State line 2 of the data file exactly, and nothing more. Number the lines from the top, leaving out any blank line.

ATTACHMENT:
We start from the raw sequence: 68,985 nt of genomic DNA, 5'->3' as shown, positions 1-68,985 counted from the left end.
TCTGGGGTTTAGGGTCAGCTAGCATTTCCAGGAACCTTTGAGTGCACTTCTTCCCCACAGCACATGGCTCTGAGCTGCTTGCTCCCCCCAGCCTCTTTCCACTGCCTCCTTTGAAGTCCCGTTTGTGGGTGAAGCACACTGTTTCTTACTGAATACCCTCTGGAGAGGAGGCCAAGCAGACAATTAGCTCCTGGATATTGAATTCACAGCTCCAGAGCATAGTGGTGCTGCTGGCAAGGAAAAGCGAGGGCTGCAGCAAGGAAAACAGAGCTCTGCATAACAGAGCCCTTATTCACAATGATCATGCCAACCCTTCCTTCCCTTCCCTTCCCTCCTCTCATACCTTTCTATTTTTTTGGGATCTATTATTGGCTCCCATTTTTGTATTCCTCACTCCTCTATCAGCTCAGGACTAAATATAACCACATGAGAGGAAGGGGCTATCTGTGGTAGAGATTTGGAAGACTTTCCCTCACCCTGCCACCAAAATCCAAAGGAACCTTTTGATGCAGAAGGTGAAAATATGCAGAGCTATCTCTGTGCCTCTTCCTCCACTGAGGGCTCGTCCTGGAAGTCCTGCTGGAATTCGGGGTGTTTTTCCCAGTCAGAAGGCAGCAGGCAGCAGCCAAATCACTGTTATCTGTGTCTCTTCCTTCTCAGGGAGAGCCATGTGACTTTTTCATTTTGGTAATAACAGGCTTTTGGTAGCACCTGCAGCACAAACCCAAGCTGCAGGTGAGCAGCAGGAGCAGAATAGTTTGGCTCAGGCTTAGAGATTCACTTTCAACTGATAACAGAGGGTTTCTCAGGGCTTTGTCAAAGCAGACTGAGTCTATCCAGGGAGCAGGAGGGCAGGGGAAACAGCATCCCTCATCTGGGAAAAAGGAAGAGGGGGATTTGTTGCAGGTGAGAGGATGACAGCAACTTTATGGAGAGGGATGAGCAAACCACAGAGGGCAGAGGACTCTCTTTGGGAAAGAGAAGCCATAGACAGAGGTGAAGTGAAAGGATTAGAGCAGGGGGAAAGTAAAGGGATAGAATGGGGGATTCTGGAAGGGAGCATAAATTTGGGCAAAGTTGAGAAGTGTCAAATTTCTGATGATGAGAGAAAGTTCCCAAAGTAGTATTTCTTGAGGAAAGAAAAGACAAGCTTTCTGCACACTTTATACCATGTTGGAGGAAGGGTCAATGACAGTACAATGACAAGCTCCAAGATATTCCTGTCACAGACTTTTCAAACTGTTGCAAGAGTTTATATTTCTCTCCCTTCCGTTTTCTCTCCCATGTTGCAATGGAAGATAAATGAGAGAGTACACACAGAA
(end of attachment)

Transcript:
TCTGGGGTTTAGGGTCAGCTAGCATTTCCAGGAACCTTTGAGTGCACTTCTTCCCCACAGCACATGGCTCTGAGCTGCTTGCTCCCCCCAGCCTCTTTCCACTGCCTCCTTTGAAGTCCCGTTTGTGGGTGAAGCACACTGTTTCTTACTGAATACCCTCTGGAGAGGAGGCCAAGCAGACAATTAGCTCCTGGATATTGAATTCACAGCTCCAGAGCATAGTGGTGCTGCTGGCAAGGAAAAGCGAGGGCTGCAGCAAGGAAAACAGAGCTCTGCATAACAGAGCCCTTATTCACAATGATCATGCCAACCCTTCCTTCCCTTCCCTTCCCTCCTCTCATACCTTTCTATTTTTTTGGGATCTATTATTGGCTCCCATTTTTGTATTCCTCACTCCTCTATCAGCTCAGGACTAAATATAACCACATGAGAGGAAGGGGCTATCTGTGGTAGAGATTTGGAAGACTTTCCCTCACCCTGCCACCAAAATCCAAAGGAACCTTTTGATGCAGAAGGTGAAAATATGCAGAGCTATCTCTGTGCCTCTTCCTCCACTGAGGGCTCGTCCTGGAAGTCCTGCTGGAATTCGGGGTGTTTTTCCCAGTCAGAAGGCAGCAGGCAGCAGCCAAATCACTGTTATCTGTGTCTCTTCCTTCTCAGGGAGAGCCATGTGACTTTTTCATTTTGGTAATAACAGGCTTTTGGTAGCACCTGCAGCACAAACCCAAGCTGCAGGTGAGCAGCAGGAGCAGAATAGTTTGGCTCAGGCTTAGAGATTCACTTTCAACTGATAACAGAGGGTTTCTCAGGGCTTTGTCAAAGCAGACTGAGTCTATCCAGGGAGCAGGAGGGCAGGGGAAACAGCATCCCTCATCTGGGAAAAAGGAAGAGGGGGATTTGTTGCAGGTGAGAGGATGACAGCAACTTTATGGAGAGGGATGAGCAAACCACAGAGGGCAGAGGACTCTCTTTGGGAAAGAGAAGCCATAGACAGAGGTGAAGTGAAAGGATTAGAGCAGGGGGAAAGTAAAGGGATAGAATGGGGGATTCTGGAAGGGAGCATAAATTTGGGCAAAGTTGAGAAGTGTCAAATTTCTGATGATGAGAGAAAGTTCCCAAAGTAGTATTTCTTGAGGAAAGAAAAGACAAGCTTTCTGCACACTTTATACCATGTTGGAGGAAGGGTCAATGACAGTACAATGACAAGCTCCAAGATATTCCTGTCACAGACTTTTCAAACTGTTGCAAGAGTTTATATTTCTCTCCCTTCCGTTTTCTCTCCCATGTTGCAATGGAAGATAAATGAGAGAGTACACACAGAA